Living the life we should live.
We believe | The Bible is the story of God renewing our world. Theologians speak of this as the great story, with a narrative arc consisting of four major parts in redemption history: Creation, Fall, Redemption, and finally, Restoration.
The first book in the Bible is Genesis, and it says that God created the world and it was good (Gen 1:31). And there he created a man and a woman, and placed them in a garden called Eden. There they were to be fruitful and multiply, and to partner with God in caring for this world, and the presence of the glory of God was there with them … until sin came into the world …
The tragedy of the Bible is called the Fall, that moment when mankind rebelled against God and His right to govern and rule over their lives. Since this moment, all of creation has fallen into sin and is desperate and groaning for things to go back to the way they were supposed to be and awaits its promised liberation from bondage (Romans 8:19), until the promised redeemer would come…
In the fullness of time, God sent His son, Jesus Christ, to live the life we should have lived and to die the death we deserved. He died as a substitute on the cross for our sins, and then rose victoriously over the grave. He then gave his followers a commission to proclaim this Gospel (good news). The message of the Gospel is the message of God’s grace, mercy and the forgiveness of sins for all who believe. But this is not the end of the story…
The testimony of the Bible is that God has every intention of renewing and restoring this world to a glory surpassing what it had at first. (Eph 3:20-21; Haggai 2:9) Jesus taught his disciples about the coming “renewal of all things.” (Matt 19:28). This may seem strange at first, because some Christians believe God will abandon this world and wisk them away to a spiritual heaven as they live in a sort of disembodied state in the presence of God. While there is some truth to this reality, this is incomplete and not the whole Gospel. New Testament scholar N.T. Wright says our ultimate hope is not life after death, but life after life after death. (*N.T. Wright, Surprised by Hope: Rethinking Heaven, the Resurrection, and the Mission of the Church.)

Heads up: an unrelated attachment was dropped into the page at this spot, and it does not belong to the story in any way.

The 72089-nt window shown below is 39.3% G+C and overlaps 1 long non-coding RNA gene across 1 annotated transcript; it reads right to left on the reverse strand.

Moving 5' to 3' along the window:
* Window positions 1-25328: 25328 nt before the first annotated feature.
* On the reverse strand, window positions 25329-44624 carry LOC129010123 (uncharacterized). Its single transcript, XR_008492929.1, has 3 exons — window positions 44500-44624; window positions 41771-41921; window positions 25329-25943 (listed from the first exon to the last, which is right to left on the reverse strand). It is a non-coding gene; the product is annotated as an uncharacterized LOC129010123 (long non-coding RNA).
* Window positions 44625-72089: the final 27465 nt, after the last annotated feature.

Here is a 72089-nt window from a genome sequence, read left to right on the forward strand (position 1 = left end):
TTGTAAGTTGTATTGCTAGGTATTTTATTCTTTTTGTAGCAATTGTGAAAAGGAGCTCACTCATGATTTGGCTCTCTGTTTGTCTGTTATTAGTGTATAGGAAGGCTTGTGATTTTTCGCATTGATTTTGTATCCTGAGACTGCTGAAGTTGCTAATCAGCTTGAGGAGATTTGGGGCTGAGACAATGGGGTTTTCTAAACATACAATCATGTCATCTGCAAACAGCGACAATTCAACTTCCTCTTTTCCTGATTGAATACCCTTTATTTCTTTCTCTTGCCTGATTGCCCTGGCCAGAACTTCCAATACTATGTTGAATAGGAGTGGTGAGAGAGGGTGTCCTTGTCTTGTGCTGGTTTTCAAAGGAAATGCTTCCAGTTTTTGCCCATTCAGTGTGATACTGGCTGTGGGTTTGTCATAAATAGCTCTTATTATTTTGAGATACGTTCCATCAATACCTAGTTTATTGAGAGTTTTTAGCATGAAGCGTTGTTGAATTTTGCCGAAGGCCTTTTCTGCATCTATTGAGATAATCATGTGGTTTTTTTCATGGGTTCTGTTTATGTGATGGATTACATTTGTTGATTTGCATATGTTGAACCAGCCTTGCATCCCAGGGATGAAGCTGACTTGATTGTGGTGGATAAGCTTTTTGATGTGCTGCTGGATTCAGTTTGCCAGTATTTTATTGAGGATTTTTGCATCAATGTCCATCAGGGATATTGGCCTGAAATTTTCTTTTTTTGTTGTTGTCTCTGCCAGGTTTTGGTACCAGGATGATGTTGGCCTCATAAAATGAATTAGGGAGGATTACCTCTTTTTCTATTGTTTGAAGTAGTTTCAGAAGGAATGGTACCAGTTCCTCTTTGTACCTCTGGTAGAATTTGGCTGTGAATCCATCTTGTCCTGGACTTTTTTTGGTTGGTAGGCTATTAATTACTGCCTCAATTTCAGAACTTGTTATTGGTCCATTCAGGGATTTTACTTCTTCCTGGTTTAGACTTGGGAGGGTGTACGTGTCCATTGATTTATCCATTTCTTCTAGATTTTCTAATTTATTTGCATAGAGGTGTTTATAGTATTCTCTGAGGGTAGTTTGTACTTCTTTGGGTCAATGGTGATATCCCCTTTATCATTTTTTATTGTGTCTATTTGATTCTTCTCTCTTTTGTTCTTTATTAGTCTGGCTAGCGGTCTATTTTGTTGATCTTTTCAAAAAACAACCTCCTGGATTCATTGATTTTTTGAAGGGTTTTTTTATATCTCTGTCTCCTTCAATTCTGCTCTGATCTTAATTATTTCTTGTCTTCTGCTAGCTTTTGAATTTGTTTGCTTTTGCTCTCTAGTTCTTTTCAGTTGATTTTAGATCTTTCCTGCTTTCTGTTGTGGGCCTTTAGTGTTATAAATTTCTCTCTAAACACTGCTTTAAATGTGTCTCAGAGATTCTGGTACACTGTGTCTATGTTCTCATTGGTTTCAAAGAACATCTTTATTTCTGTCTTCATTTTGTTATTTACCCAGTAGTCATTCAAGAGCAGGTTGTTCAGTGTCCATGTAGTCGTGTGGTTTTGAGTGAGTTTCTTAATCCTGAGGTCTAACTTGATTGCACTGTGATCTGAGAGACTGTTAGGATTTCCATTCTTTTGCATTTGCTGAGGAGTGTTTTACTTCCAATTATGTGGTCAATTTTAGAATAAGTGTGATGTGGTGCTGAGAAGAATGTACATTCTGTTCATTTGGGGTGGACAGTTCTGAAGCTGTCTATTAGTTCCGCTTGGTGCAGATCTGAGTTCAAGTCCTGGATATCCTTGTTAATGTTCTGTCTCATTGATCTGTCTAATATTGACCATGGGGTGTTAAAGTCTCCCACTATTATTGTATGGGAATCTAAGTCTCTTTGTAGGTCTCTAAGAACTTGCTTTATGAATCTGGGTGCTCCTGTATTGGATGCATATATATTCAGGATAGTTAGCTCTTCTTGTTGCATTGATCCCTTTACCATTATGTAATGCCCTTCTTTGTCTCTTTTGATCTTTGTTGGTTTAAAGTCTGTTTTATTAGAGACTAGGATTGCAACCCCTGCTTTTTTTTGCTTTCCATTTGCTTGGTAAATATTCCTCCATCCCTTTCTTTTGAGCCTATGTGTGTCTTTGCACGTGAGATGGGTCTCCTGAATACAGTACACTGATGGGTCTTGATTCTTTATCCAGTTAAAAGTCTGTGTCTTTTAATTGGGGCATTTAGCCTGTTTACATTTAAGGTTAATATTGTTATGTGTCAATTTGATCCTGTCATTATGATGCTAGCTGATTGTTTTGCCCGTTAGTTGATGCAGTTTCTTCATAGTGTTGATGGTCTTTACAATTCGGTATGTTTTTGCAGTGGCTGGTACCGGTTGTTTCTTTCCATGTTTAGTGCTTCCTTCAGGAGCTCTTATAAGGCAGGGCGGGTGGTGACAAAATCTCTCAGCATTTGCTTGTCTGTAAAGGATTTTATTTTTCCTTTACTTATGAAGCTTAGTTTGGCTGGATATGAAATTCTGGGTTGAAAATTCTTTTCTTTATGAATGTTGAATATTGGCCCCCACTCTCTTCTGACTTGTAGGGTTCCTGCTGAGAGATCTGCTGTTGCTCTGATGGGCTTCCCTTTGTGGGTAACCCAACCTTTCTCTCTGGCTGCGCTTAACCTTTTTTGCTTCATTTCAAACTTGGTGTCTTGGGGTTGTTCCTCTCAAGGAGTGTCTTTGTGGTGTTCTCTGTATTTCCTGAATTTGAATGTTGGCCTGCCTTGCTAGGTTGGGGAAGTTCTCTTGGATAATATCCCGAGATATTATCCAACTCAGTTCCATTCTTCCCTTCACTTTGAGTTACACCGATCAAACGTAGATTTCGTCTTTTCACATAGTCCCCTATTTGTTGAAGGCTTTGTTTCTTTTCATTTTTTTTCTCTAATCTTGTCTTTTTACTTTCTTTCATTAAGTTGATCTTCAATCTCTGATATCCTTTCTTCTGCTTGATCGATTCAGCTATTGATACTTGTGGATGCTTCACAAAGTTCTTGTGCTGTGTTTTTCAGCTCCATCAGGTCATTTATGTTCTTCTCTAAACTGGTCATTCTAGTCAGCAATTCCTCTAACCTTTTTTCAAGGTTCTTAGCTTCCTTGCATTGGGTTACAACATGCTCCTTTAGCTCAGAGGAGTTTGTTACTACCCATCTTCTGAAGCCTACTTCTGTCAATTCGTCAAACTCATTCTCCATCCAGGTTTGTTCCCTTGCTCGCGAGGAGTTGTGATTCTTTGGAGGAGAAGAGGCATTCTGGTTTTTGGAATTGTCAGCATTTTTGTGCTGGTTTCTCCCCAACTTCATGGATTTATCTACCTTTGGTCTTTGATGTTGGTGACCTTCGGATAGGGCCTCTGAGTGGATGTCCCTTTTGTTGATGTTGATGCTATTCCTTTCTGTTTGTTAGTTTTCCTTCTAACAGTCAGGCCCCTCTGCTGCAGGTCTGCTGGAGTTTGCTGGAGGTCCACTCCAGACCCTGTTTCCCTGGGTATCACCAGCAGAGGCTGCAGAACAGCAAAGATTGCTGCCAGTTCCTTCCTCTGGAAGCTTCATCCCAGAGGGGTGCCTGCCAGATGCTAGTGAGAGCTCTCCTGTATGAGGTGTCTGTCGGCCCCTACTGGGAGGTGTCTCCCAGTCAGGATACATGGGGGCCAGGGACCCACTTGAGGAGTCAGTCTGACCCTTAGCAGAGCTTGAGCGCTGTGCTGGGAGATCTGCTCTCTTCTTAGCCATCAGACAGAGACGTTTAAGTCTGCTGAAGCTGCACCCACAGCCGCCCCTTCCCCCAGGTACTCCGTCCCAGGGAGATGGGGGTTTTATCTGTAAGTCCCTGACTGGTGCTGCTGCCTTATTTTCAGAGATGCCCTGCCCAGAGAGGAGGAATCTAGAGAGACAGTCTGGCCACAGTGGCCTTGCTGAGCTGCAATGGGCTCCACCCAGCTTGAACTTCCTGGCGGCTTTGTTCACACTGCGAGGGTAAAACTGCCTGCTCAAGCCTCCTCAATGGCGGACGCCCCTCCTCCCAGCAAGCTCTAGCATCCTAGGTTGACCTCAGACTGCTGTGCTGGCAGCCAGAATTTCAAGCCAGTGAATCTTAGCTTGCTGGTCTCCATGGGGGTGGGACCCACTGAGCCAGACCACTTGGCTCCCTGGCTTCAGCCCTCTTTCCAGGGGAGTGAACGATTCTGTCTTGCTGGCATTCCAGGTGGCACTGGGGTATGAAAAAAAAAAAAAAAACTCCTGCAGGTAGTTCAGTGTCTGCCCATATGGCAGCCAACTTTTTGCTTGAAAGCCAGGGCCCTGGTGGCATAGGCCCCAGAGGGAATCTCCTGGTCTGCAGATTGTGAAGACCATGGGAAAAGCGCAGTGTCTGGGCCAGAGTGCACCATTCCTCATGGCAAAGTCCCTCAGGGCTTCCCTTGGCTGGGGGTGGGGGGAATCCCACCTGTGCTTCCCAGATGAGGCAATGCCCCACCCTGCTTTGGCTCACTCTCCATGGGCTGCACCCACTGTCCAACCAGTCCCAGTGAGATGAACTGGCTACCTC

This is because our final destination as God’s people is not as disembodied spirits in heaven, this state described in 2 Corinthians 5 is a merely a transitional period and is spoken of as a temporary dwelling while we wait for our earth’s renewal and our bodily resurrection. Our final destination is a renewed and restored world with resurrected bodies living with God who dwells among His people (Rev 21-22). This is why the good news is so good. We find that to be very exciting!
So what do we do now? Now we wait and we work. We work toward cultural renewal as we live in the tension of the already and not yet. In his book Generous Justice Tim Keller teaches that the church has a twofold mission in the world 1) to preach the gospel 2) to do justice which involves social and cultural transformation and renewal. James chapter 1 says true religion teaches us that we are to look after the widow and the orphan (which means to “advocate” for), and the book of Galatians tells us the early church was eager to remembering the poor (Gal 2:10).
We must resist two opposite temptations 1) Withdrawal, saying it’s not the job of Christians to try to mend the world and 2) Triumphalism, saying Christians ought to take power and make society the way it should be through force. Instead, we believe the Gospel gives us a third way, Engaging the culture w the Gospel and our faithful presence for the sake of cultural renewal and transformation.
We believe | God sends the Christian into the culture to live as Timothy Keller puts it, “with Christian distinctiveness,” intentionally walking out the implications of the gospel in each arena or role in life. We are to be agents of renewal and restoration. Jesus said to “Let your good deeds shine for all to see, so that everyone will praise your heavenly father” (Matt 5:16). We do good, and we wait for the one who has promised us, “Behold, I am making all things new” (Rev 21:5).
*N.T. Wright, Surprised by Hope: Rethinking Heaven, the Resurrection, and the Mission of the Church.